One morning in January 1993, a terrible fire broke out in a house in the French region of Gex, near the Swiss border. The house was occupied by Dr Jean-Claude Romand, a medical researcher who worked in Geneva at the World Health Organisation; he lived there with his wife, Florence, and their two young children. The fire brigade was called, but it was too late for Mme Romand and the children. Dr Romand survived the fire in a coma; it was two days before he regained consciousness. When he did so, it was to be told that the police had discovered that his wife and children were already dead when the fire broke out. Furthermore, on the same night, someone had broken into the house of his parents some miles away and shot both of them dead.
At first, the police assumed that the Romand family had been the victims of a feud. Then routine inquiries established that Dr Romand did not work at the WHO, nor was he a doctor. For 18 years, he had perpetrated "a monstrous deception". Starting as a reclusive medical student at Lyon University, where he failed to take his second-year exams, he managed to persuade everyone he knew that he was in practice, with a university post at Dijon and then a prestigious job in Geneva. In order to fund this deception, and raise a family in the provincial, bourgeois manner, Romand showed considerable creative ability. The Gex region has a large population of French professionals who work across the frontier in Switzerland and pay no French tax. Romand persuaded his wife's family and several of his friends to give him all their savings so that he could "invest the money at 18 per cent in a Geneva investment bank". Without exception, they fell for it.
So every day, Dr Romand kissed his wife and family and "drove off to work" in his Mercedes. He crossed the frontier with all the genuine commuters and passed the time in Geneva in the public library at the WHO, or sitting in a supermarket car park, or walking in the woods. Then he came home after a hard day at the office "inventing a new cure for cancer" or working on arteriosclerosis, his "main field". He was a friend of national figures such as the then prime minister, Laurent Fabius, and the political media hero Dr Bernard Kouchner. His children, who were very proud of him, went to the local private school; he and his family took holidays abroad; his wife enrolled in dance classes and worked as a charity volunteer. Dr Romand was a pillar of the Gex community, which supported his Catholic parish, and often took a principled stand in local politics. He even became a supporter of animal rights. All went well until the inevitable day when one of his trusting investors wanted her money back urgently and he couldn't deliver. So, rather than confess the truth, Romand destroyed the entire lie, which meant destroying his wife, his children, his parents and himself. By chance, he survived the fire, to be charged with five murders and receive a life sentence with a minimum term of 22 years. The Adversary, published to great sensation in France last year, is an account by the novelist Emmanuel Carrere of his own fascination with the Romand case.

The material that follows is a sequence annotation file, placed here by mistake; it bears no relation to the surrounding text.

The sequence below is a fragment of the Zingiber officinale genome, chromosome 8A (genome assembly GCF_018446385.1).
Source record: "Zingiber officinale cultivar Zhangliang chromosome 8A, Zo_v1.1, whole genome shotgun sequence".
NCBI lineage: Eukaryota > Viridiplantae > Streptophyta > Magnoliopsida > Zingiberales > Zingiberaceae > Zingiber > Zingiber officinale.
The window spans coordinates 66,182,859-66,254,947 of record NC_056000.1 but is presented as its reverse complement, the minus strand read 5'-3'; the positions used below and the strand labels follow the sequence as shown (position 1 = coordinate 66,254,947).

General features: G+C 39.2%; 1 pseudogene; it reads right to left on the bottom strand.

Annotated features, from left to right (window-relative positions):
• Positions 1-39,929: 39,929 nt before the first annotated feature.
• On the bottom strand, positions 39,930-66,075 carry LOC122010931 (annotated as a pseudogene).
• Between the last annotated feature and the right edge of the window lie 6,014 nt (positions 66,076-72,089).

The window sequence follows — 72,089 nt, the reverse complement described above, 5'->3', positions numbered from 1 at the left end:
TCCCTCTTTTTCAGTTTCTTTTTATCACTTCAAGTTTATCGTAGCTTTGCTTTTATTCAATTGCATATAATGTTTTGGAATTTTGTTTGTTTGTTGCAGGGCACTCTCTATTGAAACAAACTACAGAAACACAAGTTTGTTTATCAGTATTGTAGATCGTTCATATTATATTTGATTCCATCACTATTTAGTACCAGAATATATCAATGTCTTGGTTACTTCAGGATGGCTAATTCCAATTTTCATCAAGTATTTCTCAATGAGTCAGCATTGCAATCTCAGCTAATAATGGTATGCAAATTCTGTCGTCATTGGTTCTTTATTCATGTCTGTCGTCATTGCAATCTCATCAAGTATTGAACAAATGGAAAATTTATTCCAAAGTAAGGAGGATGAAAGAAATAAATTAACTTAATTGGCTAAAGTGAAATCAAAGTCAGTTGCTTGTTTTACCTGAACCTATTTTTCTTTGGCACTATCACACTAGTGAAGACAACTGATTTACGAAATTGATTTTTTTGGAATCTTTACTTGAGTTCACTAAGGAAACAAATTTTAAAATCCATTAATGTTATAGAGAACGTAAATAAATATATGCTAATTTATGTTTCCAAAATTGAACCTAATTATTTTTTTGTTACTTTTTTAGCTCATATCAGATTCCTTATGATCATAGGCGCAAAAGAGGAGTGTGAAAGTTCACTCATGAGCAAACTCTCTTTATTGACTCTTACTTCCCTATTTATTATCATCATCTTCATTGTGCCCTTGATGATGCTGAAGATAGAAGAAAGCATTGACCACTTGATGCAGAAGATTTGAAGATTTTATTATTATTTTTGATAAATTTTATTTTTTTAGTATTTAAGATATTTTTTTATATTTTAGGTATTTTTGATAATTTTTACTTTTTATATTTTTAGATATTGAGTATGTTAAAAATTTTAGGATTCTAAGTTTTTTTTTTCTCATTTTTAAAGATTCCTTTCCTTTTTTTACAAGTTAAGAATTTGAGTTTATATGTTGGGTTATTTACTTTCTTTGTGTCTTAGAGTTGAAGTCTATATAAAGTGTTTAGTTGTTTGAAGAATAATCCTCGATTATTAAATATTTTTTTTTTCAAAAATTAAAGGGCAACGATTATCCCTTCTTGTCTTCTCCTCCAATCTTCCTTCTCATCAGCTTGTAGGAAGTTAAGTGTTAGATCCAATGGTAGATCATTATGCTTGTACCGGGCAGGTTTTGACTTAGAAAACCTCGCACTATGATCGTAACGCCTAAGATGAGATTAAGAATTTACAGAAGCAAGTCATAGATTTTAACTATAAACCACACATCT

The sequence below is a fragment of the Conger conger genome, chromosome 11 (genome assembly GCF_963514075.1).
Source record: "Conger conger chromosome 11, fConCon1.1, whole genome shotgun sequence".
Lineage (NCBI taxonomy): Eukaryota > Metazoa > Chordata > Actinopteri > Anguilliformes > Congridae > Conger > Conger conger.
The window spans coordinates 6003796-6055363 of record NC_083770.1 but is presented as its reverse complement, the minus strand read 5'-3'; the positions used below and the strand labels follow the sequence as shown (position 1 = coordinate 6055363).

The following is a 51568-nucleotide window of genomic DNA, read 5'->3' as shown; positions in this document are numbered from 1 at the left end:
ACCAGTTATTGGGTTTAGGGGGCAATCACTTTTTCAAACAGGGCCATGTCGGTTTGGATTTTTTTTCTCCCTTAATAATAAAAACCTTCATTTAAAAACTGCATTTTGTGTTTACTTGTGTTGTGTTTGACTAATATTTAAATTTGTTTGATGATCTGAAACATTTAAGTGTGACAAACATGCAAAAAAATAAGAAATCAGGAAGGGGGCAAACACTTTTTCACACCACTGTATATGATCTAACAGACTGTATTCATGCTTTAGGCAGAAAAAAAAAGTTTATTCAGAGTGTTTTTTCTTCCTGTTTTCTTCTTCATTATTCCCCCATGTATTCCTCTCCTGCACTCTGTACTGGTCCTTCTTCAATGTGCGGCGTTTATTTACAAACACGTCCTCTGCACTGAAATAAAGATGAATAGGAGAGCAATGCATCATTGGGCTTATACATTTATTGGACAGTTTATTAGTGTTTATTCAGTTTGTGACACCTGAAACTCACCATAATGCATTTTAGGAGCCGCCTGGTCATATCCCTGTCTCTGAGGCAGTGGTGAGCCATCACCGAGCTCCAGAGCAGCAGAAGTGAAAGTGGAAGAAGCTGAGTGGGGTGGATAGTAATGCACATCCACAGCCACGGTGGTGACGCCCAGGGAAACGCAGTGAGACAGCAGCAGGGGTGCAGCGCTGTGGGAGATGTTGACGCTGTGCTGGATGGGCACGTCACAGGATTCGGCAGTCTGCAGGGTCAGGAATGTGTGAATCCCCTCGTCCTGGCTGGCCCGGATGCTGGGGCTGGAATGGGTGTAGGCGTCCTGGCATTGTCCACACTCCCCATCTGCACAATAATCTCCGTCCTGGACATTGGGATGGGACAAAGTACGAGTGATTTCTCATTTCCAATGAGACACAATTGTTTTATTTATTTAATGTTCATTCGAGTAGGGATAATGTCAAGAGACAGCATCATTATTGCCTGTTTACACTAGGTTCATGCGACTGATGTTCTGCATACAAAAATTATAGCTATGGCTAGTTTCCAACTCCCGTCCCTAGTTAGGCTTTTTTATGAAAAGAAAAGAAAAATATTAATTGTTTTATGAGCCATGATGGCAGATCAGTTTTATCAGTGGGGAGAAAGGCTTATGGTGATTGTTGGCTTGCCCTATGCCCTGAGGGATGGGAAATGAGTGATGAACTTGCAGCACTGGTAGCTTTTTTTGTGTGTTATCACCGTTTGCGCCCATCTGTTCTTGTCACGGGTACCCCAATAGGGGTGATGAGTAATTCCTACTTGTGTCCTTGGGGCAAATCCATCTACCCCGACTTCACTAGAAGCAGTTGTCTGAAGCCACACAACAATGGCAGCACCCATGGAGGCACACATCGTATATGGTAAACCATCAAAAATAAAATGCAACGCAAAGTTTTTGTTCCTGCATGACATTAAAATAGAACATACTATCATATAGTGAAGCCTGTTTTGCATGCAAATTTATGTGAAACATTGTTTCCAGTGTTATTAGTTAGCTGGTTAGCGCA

One can see why a novelist might be drawn to this story. There are the technical details of deceit: how do you deal with telephone calls at work (answering service); why did no one ask for his or her money back (he left his victims with plenty more and they did not want to earn lower interest rates); how did he deal with medical questions (he knew a great deal about medicine). Then there is the psychological angle: how does it feel to tell a huge, sustained lie? Is it just like telling a little one (the cheque's in the post, this review's already been e-mailed), but worse? Or does the strain involve out-of-the-ordinary powers? Is it possible to live like this and remain entirely sane?